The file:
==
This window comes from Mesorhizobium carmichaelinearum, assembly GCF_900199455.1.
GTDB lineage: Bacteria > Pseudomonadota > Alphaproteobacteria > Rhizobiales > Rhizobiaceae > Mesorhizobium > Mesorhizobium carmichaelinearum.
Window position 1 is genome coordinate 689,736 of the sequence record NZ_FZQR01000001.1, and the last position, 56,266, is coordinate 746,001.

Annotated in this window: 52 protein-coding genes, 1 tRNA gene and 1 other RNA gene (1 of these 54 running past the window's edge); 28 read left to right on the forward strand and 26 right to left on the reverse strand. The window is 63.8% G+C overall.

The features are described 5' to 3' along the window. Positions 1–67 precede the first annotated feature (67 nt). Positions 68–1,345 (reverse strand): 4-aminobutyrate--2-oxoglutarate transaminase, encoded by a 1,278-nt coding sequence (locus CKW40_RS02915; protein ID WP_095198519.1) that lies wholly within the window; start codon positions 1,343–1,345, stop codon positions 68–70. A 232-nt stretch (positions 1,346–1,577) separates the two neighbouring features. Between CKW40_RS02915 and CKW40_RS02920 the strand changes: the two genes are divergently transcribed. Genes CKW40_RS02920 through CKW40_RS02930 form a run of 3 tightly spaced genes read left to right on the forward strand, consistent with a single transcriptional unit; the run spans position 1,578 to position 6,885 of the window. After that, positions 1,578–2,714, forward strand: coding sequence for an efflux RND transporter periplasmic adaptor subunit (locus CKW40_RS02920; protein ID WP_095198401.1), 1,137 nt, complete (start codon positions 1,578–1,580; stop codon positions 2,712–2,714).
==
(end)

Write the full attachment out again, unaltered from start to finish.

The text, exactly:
This window comes from Mesorhizobium carmichaelinearum, assembly GCF_900199455.1.
GTDB lineage: Bacteria > Pseudomonadota > Alphaproteobacteria > Rhizobiales > Rhizobiaceae > Mesorhizobium > Mesorhizobium carmichaelinearum.
Window position 1 is genome coordinate 689,736 of the sequence record NZ_FZQR01000001.1, and the last position, 56,266, is coordinate 746,001.

Annotated in this window: 52 protein-coding genes, 1 tRNA gene and 1 other RNA gene (1 of these 54 running past the window's edge); 28 read left to right on the forward strand and 26 right to left on the reverse strand. The window is 63.8% G+C overall.

The features are described 5' to 3' along the window. Positions 1–67 precede the first annotated feature (67 nt). Positions 68–1,345 (reverse strand): 4-aminobutyrate--2-oxoglutarate transaminase, encoded by a 1,278-nt coding sequence (locus CKW40_RS02915; protein ID WP_095198519.1) that lies wholly within the window; start codon positions 1,343–1,345, stop codon positions 68–70. A 232-nt stretch (positions 1,346–1,577) separates the two neighbouring features. Between CKW40_RS02915 and CKW40_RS02920 the strand changes: the two genes are divergently transcribed. Genes CKW40_RS02920 through CKW40_RS02930 form a run of 3 tightly spaced genes read left to right on the forward strand, consistent with a single transcriptional unit; the run spans position 1,578 to position 6,885 of the window. After that, positions 1,578–2,714, forward strand: coding sequence for an efflux RND transporter periplasmic adaptor subunit (locus CKW40_RS02920; protein ID WP_095198401.1), 1,137 nt, complete (start codon positions 1,578–1,580; stop codon positions 2,712–2,714).